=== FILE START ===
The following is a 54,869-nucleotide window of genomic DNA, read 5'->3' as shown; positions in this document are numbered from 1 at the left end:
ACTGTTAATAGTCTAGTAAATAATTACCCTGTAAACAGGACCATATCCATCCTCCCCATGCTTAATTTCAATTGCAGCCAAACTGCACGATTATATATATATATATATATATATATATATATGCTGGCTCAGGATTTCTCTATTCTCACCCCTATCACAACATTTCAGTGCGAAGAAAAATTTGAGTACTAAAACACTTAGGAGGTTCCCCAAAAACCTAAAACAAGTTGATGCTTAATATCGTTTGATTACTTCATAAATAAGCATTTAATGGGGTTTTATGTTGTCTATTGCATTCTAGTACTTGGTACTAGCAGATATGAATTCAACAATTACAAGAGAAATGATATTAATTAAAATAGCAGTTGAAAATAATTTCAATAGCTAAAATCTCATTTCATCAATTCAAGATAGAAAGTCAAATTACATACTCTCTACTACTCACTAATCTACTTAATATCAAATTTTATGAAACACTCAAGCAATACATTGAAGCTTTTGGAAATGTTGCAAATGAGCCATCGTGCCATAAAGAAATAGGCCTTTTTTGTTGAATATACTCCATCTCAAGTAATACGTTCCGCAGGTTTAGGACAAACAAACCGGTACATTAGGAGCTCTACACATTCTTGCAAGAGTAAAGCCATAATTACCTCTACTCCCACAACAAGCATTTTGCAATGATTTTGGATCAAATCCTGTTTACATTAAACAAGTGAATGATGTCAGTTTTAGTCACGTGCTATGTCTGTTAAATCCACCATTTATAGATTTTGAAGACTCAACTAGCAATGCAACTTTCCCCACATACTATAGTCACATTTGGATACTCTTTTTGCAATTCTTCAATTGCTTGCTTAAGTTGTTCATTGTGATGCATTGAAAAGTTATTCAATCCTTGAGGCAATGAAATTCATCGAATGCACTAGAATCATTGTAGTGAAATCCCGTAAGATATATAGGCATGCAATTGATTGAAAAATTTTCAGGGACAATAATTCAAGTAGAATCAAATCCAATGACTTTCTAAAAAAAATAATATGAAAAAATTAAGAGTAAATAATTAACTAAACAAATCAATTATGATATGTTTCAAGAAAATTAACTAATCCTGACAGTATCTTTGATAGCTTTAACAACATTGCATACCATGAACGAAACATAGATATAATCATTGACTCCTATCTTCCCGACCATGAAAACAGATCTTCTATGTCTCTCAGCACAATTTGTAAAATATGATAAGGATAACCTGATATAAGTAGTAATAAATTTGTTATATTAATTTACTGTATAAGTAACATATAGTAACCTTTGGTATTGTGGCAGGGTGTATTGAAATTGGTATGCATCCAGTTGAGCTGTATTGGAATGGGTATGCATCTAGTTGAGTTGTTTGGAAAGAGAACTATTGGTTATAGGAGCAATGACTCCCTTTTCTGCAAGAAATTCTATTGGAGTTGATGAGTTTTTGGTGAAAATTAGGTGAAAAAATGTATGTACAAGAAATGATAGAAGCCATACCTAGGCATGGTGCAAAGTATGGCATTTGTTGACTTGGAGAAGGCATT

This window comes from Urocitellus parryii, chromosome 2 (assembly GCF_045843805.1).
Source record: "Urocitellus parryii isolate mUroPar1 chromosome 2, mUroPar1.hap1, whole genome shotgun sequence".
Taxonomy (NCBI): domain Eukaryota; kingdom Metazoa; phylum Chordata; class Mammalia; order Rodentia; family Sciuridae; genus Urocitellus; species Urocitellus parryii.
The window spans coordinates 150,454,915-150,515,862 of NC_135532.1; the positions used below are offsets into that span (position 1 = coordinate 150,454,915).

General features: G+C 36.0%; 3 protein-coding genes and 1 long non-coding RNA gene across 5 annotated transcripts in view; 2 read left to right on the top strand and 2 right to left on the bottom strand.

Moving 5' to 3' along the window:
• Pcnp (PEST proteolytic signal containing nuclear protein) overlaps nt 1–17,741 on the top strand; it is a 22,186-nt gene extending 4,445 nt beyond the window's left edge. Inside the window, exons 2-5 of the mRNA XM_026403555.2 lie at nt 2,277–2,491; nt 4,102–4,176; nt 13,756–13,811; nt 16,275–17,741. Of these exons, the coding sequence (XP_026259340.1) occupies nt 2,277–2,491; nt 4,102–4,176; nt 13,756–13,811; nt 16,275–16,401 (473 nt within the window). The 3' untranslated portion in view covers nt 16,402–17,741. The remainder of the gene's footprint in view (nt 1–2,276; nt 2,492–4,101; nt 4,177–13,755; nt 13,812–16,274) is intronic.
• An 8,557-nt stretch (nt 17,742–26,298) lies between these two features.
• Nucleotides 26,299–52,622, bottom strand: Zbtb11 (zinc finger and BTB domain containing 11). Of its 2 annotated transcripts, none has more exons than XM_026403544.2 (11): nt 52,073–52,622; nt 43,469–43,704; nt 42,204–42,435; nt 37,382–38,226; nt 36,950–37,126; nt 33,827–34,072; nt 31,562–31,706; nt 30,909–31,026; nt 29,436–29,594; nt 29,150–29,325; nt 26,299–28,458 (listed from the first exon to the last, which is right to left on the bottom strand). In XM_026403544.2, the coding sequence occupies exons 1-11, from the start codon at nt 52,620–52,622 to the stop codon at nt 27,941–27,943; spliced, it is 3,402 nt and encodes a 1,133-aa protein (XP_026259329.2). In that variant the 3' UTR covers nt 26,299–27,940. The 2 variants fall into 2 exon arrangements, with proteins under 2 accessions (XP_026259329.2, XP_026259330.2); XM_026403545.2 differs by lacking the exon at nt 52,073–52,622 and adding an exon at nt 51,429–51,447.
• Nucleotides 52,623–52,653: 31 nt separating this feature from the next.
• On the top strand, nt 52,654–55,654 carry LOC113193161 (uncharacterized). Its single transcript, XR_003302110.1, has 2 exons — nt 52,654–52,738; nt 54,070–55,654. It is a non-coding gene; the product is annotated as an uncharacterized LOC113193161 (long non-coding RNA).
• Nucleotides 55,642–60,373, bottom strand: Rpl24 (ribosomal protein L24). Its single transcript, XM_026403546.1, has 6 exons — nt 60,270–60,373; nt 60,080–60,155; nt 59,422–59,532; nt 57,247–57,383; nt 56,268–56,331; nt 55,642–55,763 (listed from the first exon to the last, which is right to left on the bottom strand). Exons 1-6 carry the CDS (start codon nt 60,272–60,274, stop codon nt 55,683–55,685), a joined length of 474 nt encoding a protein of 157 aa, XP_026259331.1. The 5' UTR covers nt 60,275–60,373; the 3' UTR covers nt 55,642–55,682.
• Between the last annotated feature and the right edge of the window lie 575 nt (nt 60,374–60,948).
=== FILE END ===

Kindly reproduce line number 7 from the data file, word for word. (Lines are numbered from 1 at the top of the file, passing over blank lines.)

General features: G+C 36.0%; 3 protein-coding genes and 1 long non-coding RNA gene across 5 annotated transcripts in view; 2 read left to right on the top strand and 2 right to left on the bottom strand.